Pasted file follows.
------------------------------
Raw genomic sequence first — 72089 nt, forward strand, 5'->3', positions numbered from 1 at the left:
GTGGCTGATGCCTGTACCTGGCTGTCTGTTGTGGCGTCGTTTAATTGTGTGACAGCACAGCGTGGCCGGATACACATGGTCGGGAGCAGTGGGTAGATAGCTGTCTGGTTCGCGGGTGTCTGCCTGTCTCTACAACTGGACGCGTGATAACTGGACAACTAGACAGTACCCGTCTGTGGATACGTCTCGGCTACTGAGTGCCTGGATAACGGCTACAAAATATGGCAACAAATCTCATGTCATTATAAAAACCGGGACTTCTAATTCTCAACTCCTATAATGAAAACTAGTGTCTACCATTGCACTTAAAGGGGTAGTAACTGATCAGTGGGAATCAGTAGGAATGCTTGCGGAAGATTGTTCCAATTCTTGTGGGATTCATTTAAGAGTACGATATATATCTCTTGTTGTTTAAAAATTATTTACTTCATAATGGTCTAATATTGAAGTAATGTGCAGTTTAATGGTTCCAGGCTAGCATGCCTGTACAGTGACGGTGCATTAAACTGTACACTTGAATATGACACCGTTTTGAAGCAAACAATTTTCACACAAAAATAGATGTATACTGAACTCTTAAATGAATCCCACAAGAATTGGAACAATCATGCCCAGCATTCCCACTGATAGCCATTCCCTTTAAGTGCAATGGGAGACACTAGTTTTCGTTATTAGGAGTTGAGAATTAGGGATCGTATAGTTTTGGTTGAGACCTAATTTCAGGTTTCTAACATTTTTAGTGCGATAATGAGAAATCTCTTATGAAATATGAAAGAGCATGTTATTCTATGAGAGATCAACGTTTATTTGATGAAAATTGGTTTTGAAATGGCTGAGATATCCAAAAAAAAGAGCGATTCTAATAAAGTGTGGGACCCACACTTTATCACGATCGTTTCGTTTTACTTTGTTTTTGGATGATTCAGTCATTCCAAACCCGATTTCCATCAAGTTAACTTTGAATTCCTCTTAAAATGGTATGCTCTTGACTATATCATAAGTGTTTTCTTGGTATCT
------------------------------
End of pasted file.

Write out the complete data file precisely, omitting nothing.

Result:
Raw genomic sequence first — 72089 nt, forward strand, 5'->3', positions numbered from 1 at the left:
GTGGCTGATGCCTGTACCTGGCTGTCTGTTGTGGCGTCGTTTAATTGTGTGACAGCACAGCGTGGCCGGATACACATGGTCGGGAGCAGTGGGTAGATAGCTGTCTGGTTCGCGGGTGTCTGCCTGTCTCTACAACTGGACGCGTGATAACTGGACAACTAGACAGTACCCGTCTGTGGATACGTCTCGGCTACTGAGTGCCTGGATAACGGCTACAAAATATGGCAACAAATCTCATGTCATTATAAAAACCGGGACTTCTAATTCTCAACTCCTATAATGAAAACTAGTGTCTACCATTGCACTTAAAGGGGTAGTAACTGATCAGTGGGAATCAGTAGGAATGCTTGCGGAAGATTGTTCCAATTCTTGTGGGATTCATTTAAGAGTACGATATATATCTCTTGTTGTTTAAAAATTATTTACTTCATAATGGTCTAATATTGAAGTAATGTGCAGTTTAATGGTTCCAGGCTAGCATGCCTGTACAGTGACGGTGCATTAAACTGTACACTTGAATATGACACCGTTTTGAAGCAAACAATTTTCACACAAAAATAGATGTATACTGAACTCTTAAATGAATCCCACAAGAATTGGAACAATCATGCCCAGCATTCCCACTGATAGCCATTCCCTTTAAGTGCAATGGGAGACACTAGTTTTCGTTATTAGGAGTTGAGAATTAGGGATCGTATAGTTTTGGTTGAGACCTAATTTCAGGTTTCTAACATTTTTAGTGCGATAATGAGAAATCTCTTATGAAATATGAAAGAGCATGTTATTCTATGAGAGATCAACGTTTATTTGATGAAAATTGGTTTTGAAATGGCTGAGATATCCAAAAAAAAGAGCGATTCTAATAAAGTGTGGGACCCACACTTTATCACGATCGTTTCGTTTTACTTTGTTTTTGGATGATTCAGTCATTCCAAACCCGATTTCCATCAAGTTAACTTTGAATTCCTCTTAAAATGGTATGCTCTTGACTATATCATAAGTGTTTTCTTGGTATCT